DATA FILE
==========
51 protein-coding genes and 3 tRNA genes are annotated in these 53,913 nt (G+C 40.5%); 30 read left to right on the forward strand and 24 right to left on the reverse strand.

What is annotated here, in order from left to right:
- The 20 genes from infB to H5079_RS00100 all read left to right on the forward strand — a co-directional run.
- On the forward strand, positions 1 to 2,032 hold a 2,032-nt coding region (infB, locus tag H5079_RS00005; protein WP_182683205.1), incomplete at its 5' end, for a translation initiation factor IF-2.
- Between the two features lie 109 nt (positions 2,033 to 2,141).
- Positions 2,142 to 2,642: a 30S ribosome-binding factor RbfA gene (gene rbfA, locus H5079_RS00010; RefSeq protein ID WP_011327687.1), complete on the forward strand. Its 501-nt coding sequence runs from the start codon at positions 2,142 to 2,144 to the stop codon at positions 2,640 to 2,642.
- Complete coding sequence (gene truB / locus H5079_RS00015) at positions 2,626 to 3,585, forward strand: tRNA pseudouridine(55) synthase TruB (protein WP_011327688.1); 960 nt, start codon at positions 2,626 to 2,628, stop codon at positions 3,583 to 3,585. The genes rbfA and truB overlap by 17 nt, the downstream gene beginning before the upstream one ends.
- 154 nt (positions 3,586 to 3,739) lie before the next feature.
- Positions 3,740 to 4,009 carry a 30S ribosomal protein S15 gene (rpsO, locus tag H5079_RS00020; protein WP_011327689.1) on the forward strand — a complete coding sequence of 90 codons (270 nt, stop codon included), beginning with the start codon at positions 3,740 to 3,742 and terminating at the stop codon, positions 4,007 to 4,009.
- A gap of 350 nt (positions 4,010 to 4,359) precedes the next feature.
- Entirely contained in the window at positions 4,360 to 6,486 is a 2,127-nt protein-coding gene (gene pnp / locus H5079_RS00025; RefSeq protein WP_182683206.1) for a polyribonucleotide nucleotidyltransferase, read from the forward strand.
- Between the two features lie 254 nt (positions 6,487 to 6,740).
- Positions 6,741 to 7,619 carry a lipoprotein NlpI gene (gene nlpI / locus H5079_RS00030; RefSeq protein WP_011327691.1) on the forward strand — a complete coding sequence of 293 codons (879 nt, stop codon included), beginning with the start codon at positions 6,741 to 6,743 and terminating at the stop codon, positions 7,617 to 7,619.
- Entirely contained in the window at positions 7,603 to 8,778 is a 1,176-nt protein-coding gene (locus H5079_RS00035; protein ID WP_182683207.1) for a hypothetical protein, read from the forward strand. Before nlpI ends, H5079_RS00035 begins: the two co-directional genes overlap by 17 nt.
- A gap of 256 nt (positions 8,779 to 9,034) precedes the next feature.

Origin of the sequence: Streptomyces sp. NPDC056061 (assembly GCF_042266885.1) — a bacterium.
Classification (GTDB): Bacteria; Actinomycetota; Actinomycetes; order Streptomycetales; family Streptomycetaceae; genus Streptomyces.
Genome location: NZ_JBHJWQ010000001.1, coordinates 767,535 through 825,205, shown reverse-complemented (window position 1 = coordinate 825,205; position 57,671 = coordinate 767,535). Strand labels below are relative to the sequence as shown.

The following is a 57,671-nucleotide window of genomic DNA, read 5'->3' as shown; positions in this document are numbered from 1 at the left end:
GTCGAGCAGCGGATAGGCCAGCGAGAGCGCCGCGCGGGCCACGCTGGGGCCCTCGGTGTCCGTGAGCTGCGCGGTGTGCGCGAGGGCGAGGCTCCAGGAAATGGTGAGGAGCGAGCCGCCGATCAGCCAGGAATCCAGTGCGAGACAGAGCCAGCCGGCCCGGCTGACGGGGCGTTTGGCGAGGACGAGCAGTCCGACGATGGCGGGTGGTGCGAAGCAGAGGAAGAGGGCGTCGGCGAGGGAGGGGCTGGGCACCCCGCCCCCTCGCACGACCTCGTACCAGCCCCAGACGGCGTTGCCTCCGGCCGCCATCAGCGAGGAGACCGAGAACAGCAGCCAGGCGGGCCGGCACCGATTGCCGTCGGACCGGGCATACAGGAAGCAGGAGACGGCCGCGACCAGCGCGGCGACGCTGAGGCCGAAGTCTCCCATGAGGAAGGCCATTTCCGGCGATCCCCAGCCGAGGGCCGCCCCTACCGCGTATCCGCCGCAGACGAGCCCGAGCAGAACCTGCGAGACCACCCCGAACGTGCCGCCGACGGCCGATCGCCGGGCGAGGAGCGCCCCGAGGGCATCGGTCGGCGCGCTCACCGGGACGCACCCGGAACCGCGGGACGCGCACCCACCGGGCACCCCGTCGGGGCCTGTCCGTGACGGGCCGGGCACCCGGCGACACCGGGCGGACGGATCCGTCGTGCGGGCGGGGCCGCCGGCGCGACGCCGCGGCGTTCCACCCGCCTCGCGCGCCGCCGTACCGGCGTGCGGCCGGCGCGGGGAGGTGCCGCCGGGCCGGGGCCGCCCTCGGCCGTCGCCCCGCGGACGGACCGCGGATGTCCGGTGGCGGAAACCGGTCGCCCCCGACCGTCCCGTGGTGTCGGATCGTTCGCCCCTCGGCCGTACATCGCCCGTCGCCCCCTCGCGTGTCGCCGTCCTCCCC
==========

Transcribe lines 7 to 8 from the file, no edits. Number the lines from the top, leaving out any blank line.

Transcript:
- Complete coding sequence (gene truB / locus H5079_RS00015) at positions 2,626 to 3,585, forward strand: tRNA pseudouridine(55) synthase TruB (protein WP_011327688.1); 960 nt, start codon at positions 2,626 to 2,628, stop codon at positions 3,583 to 3,585. The genes rbfA and truB overlap by 17 nt, the downstream gene beginning before the upstream one ends.
- 154 nt (positions 3,586 to 3,739) lie before the next feature.